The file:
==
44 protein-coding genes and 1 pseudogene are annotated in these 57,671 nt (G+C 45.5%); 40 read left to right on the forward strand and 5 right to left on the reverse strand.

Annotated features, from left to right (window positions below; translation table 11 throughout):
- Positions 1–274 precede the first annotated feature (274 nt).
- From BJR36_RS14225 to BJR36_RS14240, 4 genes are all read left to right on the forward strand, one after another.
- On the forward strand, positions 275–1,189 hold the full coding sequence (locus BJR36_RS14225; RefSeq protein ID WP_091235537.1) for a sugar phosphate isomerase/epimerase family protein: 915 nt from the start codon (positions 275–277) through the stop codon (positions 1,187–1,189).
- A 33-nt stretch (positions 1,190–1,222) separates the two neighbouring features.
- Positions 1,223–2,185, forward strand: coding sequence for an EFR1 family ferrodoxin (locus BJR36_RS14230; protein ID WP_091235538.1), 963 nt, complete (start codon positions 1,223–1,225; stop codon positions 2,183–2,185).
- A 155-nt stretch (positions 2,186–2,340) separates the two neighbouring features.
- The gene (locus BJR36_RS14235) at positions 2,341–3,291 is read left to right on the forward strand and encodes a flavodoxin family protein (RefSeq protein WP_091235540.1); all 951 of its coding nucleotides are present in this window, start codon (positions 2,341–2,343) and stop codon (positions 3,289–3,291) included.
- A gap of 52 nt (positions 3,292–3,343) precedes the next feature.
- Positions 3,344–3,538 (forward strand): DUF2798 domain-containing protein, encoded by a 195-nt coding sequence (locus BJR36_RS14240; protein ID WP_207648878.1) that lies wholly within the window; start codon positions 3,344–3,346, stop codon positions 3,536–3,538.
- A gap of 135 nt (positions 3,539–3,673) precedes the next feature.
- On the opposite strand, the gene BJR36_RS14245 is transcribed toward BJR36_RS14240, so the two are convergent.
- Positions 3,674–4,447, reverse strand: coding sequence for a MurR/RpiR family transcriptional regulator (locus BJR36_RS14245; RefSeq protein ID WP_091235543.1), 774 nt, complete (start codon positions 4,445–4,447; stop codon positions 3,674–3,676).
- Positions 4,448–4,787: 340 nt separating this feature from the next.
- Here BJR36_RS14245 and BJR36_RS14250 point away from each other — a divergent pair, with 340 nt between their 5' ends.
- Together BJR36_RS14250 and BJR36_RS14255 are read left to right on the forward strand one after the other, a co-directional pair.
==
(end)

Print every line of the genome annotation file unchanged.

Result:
44 protein-coding genes and 1 pseudogene are annotated in these 57,671 nt (G+C 45.5%); 40 read left to right on the forward strand and 5 right to left on the reverse strand.

Annotated features, from left to right (window positions below; translation table 11 throughout):
- Positions 1–274 precede the first annotated feature (274 nt).
- From BJR36_RS14225 to BJR36_RS14240, 4 genes are all read left to right on the forward strand, one after another.
- On the forward strand, positions 275–1,189 hold the full coding sequence (locus BJR36_RS14225; RefSeq protein ID WP_091235537.1) for a sugar phosphate isomerase/epimerase family protein: 915 nt from the start codon (positions 275–277) through the stop codon (positions 1,187–1,189).
- A 33-nt stretch (positions 1,190–1,222) separates the two neighbouring features.
- Positions 1,223–2,185, forward strand: coding sequence for an EFR1 family ferrodoxin (locus BJR36_RS14230; protein ID WP_091235538.1), 963 nt, complete (start codon positions 1,223–1,225; stop codon positions 2,183–2,185).
- A 155-nt stretch (positions 2,186–2,340) separates the two neighbouring features.
- The gene (locus BJR36_RS14235) at positions 2,341–3,291 is read left to right on the forward strand and encodes a flavodoxin family protein (RefSeq protein WP_091235540.1); all 951 of its coding nucleotides are present in this window, start codon (positions 2,341–2,343) and stop codon (positions 3,289–3,291) included.
- A gap of 52 nt (positions 3,292–3,343) precedes the next feature.
- Positions 3,344–3,538 (forward strand): DUF2798 domain-containing protein, encoded by a 195-nt coding sequence (locus BJR36_RS14240; protein ID WP_207648878.1) that lies wholly within the window; start codon positions 3,344–3,346, stop codon positions 3,536–3,538.
- A gap of 135 nt (positions 3,539–3,673) precedes the next feature.
- On the opposite strand, the gene BJR36_RS14245 is transcribed toward BJR36_RS14240, so the two are convergent.
- Positions 3,674–4,447, reverse strand: coding sequence for a MurR/RpiR family transcriptional regulator (locus BJR36_RS14245; RefSeq protein ID WP_091235543.1), 774 nt, complete (start codon positions 4,445–4,447; stop codon positions 3,674–3,676).
- Positions 4,448–4,787: 340 nt separating this feature from the next.
- Here BJR36_RS14245 and BJR36_RS14250 point away from each other — a divergent pair, with 340 nt between their 5' ends.
- Together BJR36_RS14250 and BJR36_RS14255 are read left to right on the forward strand one after the other, a co-directional pair.